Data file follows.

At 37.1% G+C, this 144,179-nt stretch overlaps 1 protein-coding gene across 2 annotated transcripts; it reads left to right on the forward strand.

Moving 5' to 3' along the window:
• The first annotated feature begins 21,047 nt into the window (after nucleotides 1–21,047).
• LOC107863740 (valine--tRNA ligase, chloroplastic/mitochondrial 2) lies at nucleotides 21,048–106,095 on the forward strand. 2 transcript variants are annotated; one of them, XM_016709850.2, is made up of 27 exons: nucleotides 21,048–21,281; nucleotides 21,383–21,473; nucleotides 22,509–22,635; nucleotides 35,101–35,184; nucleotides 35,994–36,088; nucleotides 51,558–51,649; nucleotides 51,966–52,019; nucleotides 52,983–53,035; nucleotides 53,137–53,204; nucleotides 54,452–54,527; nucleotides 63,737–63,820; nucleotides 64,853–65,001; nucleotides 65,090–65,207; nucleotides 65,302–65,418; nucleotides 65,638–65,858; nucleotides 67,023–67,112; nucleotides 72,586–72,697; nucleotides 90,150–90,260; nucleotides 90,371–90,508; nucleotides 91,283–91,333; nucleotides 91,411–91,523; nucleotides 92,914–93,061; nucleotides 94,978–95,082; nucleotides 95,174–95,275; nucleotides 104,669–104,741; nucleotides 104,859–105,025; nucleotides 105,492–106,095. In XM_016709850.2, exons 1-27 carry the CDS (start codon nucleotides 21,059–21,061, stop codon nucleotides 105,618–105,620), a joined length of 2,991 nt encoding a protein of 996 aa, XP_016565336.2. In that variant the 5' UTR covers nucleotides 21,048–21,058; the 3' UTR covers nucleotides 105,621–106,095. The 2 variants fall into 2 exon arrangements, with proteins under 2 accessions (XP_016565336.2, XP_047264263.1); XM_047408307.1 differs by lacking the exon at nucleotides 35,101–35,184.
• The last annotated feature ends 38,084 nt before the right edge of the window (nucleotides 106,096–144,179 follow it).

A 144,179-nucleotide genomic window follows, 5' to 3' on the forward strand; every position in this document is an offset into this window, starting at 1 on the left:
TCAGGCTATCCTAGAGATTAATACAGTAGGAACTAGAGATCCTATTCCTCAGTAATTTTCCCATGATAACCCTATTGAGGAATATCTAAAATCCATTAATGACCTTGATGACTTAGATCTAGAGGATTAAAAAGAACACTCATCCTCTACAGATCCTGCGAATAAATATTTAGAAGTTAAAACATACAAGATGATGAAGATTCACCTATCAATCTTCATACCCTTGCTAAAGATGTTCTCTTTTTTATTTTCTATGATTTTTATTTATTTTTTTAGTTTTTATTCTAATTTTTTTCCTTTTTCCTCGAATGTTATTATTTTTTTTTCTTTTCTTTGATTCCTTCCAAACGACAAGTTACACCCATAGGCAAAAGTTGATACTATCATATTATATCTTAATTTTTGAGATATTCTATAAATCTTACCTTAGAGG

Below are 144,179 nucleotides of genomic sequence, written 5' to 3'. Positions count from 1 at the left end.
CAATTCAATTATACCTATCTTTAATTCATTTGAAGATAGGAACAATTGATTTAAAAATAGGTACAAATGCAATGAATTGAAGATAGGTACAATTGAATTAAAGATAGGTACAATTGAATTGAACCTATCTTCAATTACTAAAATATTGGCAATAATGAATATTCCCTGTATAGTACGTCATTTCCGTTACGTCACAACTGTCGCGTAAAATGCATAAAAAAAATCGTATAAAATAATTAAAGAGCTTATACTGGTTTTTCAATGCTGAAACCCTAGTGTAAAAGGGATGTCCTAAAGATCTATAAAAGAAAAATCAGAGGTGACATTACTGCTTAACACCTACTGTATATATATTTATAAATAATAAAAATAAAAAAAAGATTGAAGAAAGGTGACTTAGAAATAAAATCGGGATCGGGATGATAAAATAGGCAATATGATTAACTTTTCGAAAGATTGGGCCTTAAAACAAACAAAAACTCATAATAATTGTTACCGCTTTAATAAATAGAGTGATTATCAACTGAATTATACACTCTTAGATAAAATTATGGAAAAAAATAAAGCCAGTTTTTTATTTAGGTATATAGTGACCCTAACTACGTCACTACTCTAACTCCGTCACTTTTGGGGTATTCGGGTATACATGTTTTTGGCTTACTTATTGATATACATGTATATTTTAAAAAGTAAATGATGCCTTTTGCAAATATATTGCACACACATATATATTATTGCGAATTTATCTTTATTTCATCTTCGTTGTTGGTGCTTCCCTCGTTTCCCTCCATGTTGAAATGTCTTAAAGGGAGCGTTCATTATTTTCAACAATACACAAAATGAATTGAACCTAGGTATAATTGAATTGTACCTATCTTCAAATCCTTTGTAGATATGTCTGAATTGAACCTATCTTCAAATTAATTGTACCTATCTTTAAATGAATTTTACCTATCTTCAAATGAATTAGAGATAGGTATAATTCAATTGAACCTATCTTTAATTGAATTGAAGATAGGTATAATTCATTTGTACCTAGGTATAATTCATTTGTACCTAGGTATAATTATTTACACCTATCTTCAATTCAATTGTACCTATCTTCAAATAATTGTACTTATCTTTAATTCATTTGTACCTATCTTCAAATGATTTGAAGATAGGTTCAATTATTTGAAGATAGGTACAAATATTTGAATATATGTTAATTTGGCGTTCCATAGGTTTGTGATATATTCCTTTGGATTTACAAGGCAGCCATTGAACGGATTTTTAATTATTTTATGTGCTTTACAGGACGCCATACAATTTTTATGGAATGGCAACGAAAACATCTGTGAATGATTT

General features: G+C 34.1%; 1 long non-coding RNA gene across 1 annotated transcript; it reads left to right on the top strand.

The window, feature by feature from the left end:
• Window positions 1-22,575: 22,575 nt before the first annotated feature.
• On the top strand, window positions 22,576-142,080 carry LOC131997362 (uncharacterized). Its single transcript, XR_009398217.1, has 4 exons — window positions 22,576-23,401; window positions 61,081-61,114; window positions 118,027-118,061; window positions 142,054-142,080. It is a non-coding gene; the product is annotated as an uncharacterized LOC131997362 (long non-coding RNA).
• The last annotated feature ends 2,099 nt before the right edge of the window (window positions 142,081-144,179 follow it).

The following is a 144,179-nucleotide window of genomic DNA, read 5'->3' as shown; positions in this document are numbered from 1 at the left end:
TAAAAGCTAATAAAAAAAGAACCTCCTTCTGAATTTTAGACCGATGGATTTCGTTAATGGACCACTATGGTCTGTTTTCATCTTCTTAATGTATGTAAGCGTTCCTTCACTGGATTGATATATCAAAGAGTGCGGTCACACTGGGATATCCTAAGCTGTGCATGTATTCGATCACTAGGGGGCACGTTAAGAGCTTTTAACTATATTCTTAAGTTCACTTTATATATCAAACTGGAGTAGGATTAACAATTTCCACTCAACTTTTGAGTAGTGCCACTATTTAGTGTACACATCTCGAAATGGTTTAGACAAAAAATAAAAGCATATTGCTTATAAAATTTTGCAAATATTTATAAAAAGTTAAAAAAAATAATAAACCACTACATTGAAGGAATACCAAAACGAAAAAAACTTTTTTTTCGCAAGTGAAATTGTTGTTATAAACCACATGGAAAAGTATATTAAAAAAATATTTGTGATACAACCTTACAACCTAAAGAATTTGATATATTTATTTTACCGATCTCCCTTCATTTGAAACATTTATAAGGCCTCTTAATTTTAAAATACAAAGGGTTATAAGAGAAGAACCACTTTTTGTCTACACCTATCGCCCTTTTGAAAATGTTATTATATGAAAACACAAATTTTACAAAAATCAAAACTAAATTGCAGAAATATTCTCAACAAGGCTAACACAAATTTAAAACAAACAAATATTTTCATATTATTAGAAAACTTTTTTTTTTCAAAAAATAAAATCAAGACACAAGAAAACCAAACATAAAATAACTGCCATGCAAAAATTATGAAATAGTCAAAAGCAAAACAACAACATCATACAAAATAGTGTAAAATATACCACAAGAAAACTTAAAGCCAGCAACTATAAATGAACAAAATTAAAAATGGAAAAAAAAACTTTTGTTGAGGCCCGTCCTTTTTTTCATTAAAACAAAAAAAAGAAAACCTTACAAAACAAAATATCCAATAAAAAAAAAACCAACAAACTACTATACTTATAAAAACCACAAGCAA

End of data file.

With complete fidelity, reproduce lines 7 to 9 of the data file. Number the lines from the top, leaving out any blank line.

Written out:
TCAGGCTATCCTAGAGATTAATACAGTAGGAACTAGAGATCCTATTCCTCAGTAATTTTCCCATGATAACCCTATTGAGGAATATCTAAAATCCATTAATGACCTTGATGACTTAGATCTAGAGGATTAAAAAGAACACTCATCCTCTACAGATCCTGCGAATAAATATTTAGAAGTTAAAACATACAAGATGATGAAGATTCACCTATCAATCTTCATACCCTTGCTAAAGATGTTCTCTTTTTTATTTTCTATGATTTTTATTTATTTTTTTAGTTTTTATTCTAATTTTTTTCCTTTTTCCTCGAATGTTATTATTTTTTTTTCTTTTCTTTGATTCCTTCCAAACGACAAGTTACACCCATAGGCAAAAGTTGATACTATCATATTATATCTTAATTTTTGAGATATTCTATAAATCTTACCTTAGAGG

Below are 144,179 nucleotides of genomic sequence, written 5' to 3'. Positions count from 1 at the left end.
CAATTCAATTATACCTATCTTTAATTCATTTGAAGATAGGAACAATTGATTTAAAAATAGGTACAAATGCAATGAATTGAAGATAGGTACAATTGAATTAAAGATAGGTACAATTGAATTGAACCTATCTTCAATTACTAAAATATTGGCAATAATGAATATTCCCTGTATAGTACGTCATTTCCGTTACGTCACAACTGTCGCGTAAAATGCATAAAAAAAATCGTATAAAATAATTAAAGAGCTTATACTGGTTTTTCAATGCTGAAACCCTAGTGTAAAAGGGATGTCCTAAAGATCTATAAAAGAAAAATCAGAGGTGACATTACTGCTTAACACCTACTGTATATATATTTATAAATAATAAAAATAAAAAAAAGATTGAAGAAAGGTGACTTAGAAATAAAATCGGGATCGGGATGATAAAATAGGCAATATGATTAACTTTTCGAAAGATTGGGCCTTAAAACAAACAAAAACTCATAATAATTGTTACCGCTTTAATAAATAGAGTGATTATCAACTGAATTATACACTCTTAGATAAAATTATGGAAAAAAATAAAGCCAGTTTTTTATTTAGGTATATAGTGACCCTAACTACGTCACTACTCTAACTCCGTCACTTTTGGGGTATTCGGGTATACATGTTTTTGGCTTACTTATTGATATACATGTATATTTTAAAAAGTAAATGATGCCTTTTGCAAATATATTGCACACACATATATATTATTGCGAATTTATCTTTATTTCATCTTCGTTGTTGGTGCTTCCCTCGTTTCCCTCCATGTTGAAATGTCTTAAAGGGAGCGTTCATTATTTTCAACAATACACAAAATGAATTGAACCTAGGTATAATTGAATTGTACCTATCTTCAAATCCTTTGTAGATATGTCTGAATTGAACCTATCTTCAAATTAATTGTACCTATCTTTAAATGAATTTTACCTATCTTCAAATGAATTAGAGATAGGTATAATTCAATTGAACCTATCTTTAATTGAATTGAAGATAGGTATAATTCATTTGTACCTAGGTATAATTCATTTGTACCTAGGTATAATTATTTACACCTATCTTCAATTCAATTGTACCTATCTTCAAATAATTGTACTTATCTTTAATTCATTTGTACCTATCTTCAAATGATTTGAAGATAGGTTCAATTATTTGAAGATAGGTACAAATATTTGAATATATGTTAATTTGGCGTTCCATAGGTTTGTGATATATTCCTTTGGATTTACAAGGCAGCCATTGAACGGATTTTTAATTATTTTATGTGCTTTACAGGACGCCATACAATTTTTATGGAATGGCAACGAAAACATCTGTGAATGATTT